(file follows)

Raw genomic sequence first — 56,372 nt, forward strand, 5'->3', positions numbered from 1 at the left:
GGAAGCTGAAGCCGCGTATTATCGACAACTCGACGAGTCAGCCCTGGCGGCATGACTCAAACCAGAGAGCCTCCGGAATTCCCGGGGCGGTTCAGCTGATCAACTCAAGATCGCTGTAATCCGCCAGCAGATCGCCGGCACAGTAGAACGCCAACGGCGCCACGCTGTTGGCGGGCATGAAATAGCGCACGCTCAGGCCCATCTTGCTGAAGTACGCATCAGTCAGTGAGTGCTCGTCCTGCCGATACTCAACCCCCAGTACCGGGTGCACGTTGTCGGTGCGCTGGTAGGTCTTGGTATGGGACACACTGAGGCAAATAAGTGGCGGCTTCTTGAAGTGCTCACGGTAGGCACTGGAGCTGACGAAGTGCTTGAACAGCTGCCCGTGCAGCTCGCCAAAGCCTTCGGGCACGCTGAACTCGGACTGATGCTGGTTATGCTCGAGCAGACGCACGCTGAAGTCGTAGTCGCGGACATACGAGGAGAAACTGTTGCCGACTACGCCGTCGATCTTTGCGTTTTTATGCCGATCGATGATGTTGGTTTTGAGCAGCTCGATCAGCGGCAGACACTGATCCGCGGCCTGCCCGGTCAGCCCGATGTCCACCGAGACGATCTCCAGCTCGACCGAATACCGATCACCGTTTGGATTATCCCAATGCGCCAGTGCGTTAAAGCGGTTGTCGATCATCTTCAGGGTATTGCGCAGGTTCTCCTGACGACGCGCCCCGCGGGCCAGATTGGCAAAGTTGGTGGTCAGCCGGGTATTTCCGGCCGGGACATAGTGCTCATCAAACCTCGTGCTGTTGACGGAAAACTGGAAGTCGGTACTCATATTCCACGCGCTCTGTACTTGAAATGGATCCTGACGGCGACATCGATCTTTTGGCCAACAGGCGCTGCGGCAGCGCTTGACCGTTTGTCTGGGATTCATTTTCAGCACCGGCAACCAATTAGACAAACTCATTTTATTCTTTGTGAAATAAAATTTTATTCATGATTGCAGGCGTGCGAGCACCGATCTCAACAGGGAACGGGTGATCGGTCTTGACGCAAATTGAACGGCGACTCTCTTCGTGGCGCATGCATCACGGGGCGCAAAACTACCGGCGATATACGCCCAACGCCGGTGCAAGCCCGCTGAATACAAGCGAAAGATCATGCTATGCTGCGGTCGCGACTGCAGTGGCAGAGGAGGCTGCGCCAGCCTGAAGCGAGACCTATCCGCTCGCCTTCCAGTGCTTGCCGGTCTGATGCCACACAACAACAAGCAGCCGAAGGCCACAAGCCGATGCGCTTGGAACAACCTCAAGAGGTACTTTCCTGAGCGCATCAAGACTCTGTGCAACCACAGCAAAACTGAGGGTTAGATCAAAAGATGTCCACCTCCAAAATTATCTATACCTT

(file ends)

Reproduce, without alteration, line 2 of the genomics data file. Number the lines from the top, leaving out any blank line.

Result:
GGAAGCTGAAGCCGCGTATTATCGACAACTCGACGAGTCAGCCCTGGCGGCATGACTCAAACCAGAGAGCCTCCGGAATTCCCGGGGCGGTTCAGCTGATCAACTCAAGATCGCTGTAATCCGCCAGCAGATCGCCGGCACAGTAGAACGCCAACGGCGCCACGCTGTTGGCGGGCATGAAATAGCGCACGCTCAGGCCCATCTTGCTGAAGTACGCATCAGTCAGTGAGTGCTCGTCCTGCCGATACTCAACCCCCAGTACCGGGTGCACGTTGTCGGTGCGCTGGTAGGTCTTGGTATGGGACACACTGAGGCAAATAAGTGGCGGCTTCTTGAAGTGCTCACGGTAGGCACTGGAGCTGACGAAGTGCTTGAACAGCTGCCCGTGCAGCTCGCCAAAGCCTTCGGGCACGCTGAACTCGGACTGATGCTGGTTATGCTCGAGCAGACGCACGCTGAAGTCGTAGTCGCGGACATACGAGGAGAAACTGTTGCCGACTACGCCGTCGATCTTTGCGTTTTTATGCCGATCGATGATGTTGGTTTTGAGCAGCTCGATCAGCGGCAGACACTGATCCGCGGCCTGCCCGGTCAGCCCGATGTCCACCGAGACGATCTCCAGCTCGACCGAATACCGATCACCGTTTGGATTATCCCAATGCGCCAGTGCGTTAAAGCGGTTGTCGATCATCTTCAGGGTATTGCGCAGGTTCTCCTGACGACGCGCCCCGCGGGCCAGATTGGCAAAGTTGGTGGTCAGCCGGGTATTTCCGGCCGGGACATAGTGCTCATCAAACCTCGTGCTGTTGACGGAAAACTGGAAGTCGGTACTCATATTCCACGCGCTCTGTACTTGAAATGGATCCTGACGGCGACATCGATCTTTTGGCCAACAGGCGCTGCGGCAGCGCTTGACCGTTTGTCTGGGATTCATTTTCAGCACCGGCAACCAATTAGACAAACTCATTTTATTCTTTGTGAAATAAAATTTTATTCATGATTGCAGGCGTGCGAGCACCGATCTCAACAGGGAACGGGTGATCGGTCTTGACGCAAATTGAACGGCGACTCTCTTCGTGGCGCATGCATCACGGGGCGCAAAACTACCGGCGATATACGCCCAACGCCGGTGCAAGCCCGCTGAATACAAGCGAAAGATCATGCTATGCTGCGGTCGCGACTGCAGTGGCAGAGGAGGCTGCGCCAGCCTGAAGCGAGACCTATCCGCTCGCCTTCCAGTGCTTGCCGGTCTGATGCCACACAACAACAAGCAGCCGAAGGCCACAAGCCGATGCGCTTGGAACAACCTCAAGAGGTACTTTCCTGAGCGCATCAAGACTCTGTGCAACCACAGCAAAACTGAGGGTTAGATCAAAAGATGTCCACCTCCAAAATTATCTATACCTT